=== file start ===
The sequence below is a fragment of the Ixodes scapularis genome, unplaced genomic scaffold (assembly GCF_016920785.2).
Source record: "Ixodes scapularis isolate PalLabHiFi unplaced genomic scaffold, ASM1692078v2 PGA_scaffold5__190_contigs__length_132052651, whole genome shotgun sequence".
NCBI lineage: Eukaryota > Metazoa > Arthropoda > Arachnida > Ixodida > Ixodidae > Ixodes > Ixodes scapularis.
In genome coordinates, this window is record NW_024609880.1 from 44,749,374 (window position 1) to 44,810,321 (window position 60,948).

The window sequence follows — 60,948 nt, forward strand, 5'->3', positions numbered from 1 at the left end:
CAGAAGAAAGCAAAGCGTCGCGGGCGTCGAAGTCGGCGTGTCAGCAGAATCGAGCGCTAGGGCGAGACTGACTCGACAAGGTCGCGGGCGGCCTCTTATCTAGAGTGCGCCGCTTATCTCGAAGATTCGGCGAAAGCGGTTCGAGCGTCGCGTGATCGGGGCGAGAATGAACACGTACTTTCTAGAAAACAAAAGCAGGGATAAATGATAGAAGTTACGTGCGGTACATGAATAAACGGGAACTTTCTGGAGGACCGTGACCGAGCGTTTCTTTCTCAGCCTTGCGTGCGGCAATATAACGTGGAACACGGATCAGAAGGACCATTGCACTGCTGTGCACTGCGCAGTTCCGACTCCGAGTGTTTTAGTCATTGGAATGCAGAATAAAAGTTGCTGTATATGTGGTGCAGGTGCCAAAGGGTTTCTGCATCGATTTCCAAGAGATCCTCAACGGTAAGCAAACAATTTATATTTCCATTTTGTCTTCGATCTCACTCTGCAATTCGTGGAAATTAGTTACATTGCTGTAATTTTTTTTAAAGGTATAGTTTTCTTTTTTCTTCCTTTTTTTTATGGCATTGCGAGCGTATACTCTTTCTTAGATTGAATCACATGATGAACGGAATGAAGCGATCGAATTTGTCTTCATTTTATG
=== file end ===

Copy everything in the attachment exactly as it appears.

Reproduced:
The sequence below is a fragment of the Ixodes scapularis genome, unplaced genomic scaffold (assembly GCF_016920785.2).
Source record: "Ixodes scapularis isolate PalLabHiFi unplaced genomic scaffold, ASM1692078v2 PGA_scaffold5__190_contigs__length_132052651, whole genome shotgun sequence".
NCBI lineage: Eukaryota > Metazoa > Arthropoda > Arachnida > Ixodida > Ixodidae > Ixodes > Ixodes scapularis.
In genome coordinates, this window is record NW_024609880.1 from 44,749,374 (window position 1) to 44,810,321 (window position 60,948).

The window sequence follows — 60,948 nt, forward strand, 5'->3', positions numbered from 1 at the left end:
CAGAAGAAAGCAAAGCGTCGCGGGCGTCGAAGTCGGCGTGTCAGCAGAATCGAGCGCTAGGGCGAGACTGACTCGACAAGGTCGCGGGCGGCCTCTTATCTAGAGTGCGCCGCTTATCTCGAAGATTCGGCGAAAGCGGTTCGAGCGTCGCGTGATCGGGGCGAGAATGAACACGTACTTTCTAGAAAACAAAAGCAGGGATAAATGATAGAAGTTACGTGCGGTACATGAATAAACGGGAACTTTCTGGAGGACCGTGACCGAGCGTTTCTTTCTCAGCCTTGCGTGCGGCAATATAACGTGGAACACGGATCAGAAGGACCATTGCACTGCTGTGCACTGCGCAGTTCCGACTCCGAGTGTTTTAGTCATTGGAATGCAGAATAAAAGTTGCTGTATATGTGGTGCAGGTGCCAAAGGGTTTCTGCATCGATTTCCAAGAGATCCTCAACGGTAAGCAAACAATTTATATTTCCATTTTGTCTTCGATCTCACTCTGCAATTCGTGGAAATTAGTTACATTGCTGTAATTTTTTTTAAAGGTATAGTTTTCTTTTTTCTTCCTTTTTTTTATGGCATTGCGAGCGTATACTCTTTCTTAGATTGAATCACATGATGAACGGAATGAAGCGATCGAATTTGTCTTCATTTTATG